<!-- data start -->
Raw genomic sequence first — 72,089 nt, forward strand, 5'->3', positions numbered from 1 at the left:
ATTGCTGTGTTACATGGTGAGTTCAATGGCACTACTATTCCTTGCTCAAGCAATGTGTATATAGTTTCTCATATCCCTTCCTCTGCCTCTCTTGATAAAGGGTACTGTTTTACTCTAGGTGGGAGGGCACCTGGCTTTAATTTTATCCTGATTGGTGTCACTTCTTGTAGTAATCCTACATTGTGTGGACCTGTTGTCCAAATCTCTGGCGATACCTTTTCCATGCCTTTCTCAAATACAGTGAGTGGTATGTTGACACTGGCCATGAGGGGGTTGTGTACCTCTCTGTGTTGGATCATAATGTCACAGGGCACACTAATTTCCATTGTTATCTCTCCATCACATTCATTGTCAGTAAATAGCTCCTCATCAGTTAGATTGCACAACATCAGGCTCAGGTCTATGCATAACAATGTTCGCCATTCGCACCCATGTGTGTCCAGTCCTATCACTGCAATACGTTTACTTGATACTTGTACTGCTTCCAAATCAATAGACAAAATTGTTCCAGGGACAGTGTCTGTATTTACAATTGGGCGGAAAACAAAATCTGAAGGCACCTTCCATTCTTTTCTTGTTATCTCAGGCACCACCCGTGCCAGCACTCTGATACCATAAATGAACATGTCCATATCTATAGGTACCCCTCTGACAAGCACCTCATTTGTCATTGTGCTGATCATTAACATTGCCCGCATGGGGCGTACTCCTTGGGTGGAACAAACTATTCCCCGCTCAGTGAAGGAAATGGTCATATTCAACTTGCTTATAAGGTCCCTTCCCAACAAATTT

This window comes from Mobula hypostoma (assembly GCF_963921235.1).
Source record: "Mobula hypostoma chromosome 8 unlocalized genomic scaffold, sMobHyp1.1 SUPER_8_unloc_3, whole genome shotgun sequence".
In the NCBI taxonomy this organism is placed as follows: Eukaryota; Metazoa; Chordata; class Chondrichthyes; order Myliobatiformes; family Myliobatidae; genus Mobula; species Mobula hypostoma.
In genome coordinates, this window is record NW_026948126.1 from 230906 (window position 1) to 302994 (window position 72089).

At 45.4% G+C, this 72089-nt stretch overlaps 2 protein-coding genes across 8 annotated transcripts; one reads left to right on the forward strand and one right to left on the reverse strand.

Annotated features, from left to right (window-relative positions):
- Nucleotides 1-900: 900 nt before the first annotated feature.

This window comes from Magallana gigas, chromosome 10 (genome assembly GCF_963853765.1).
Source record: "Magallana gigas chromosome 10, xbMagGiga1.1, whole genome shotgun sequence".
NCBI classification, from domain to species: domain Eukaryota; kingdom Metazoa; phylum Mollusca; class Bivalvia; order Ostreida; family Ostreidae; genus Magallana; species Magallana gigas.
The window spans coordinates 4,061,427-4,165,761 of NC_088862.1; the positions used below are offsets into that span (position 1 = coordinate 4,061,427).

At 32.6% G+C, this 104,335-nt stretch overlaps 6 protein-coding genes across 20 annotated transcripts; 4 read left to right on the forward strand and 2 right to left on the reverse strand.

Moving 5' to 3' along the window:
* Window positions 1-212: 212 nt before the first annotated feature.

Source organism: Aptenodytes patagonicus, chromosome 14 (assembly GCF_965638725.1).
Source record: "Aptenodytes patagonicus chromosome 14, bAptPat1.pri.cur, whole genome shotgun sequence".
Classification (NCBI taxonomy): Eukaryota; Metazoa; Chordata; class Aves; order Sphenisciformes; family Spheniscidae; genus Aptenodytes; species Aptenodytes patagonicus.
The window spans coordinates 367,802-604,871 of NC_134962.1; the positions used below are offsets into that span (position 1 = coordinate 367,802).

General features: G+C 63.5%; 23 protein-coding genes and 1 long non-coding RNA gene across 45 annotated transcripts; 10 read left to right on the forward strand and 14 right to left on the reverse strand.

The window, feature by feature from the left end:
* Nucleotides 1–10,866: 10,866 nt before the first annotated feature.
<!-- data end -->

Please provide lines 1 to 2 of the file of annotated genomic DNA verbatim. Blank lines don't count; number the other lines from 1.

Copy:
Raw genomic sequence first — 72,089 nt, forward strand, 5'->3', positions numbered from 1 at the left:
ATTGCTGTGTTACATGGTGAGTTCAATGGCACTACTATTCCTTGCTCAAGCAATGTGTATATAGTTTCTCATATCCCTTCCTCTGCCTCTCTTGATAAAGGGTACTGTTTTACTCTAGGTGGGAGGGCACCTGGCTTTAATTTTATCCTGATTGGTGTCACTTCTTGTAGTAATCCTACATTGTGTGGACCTGTTGTCCAAATCTCTGGCGATACCTTTTCCATGCCTTTCTCAAATACAGTGAGTGGTATGTTGACACTGGCCATGAGGGGGTTGTGTACCTCTCTGTGTTGGATCATAATGTCACAGGGCACACTAATTTCCATTGTTATCTCTCCATCACATTCATTGTCAGTAAATAGCTCCTCATCAGTTAGATTGCACAACATCAGGCTCAGGTCTATGCATAACAATGTTCGCCATTCGCACCCATGTGTGTCCAGTCCTATCACTGCAATACGTTTACTTGATACTTGTACTGCTTCCAAATCAATAGACAAAATTGTTCCAGGGACAGTGTCTGTATTTACAATTGGGCGGAAAACAAAATCTGAAGGCACCTTCCATTCTTTTCTTGTTATCTCAGGCACCACCCGTGCCAGCACTCTGATACCATAAATGAACATGTCCATATCTATAGGTACCCCTCTGACAAGCACCTCATTTGTCATTGTGCTGATCATTAACATTGCCCGCATGGGGCGTACTCCTTGGGTGGAACAAACTATTCCCCGCTCAGTGAAGGAAATGGTCATATTCAACTTGCTTATAAGGTCCCTTCCCAACAAATTT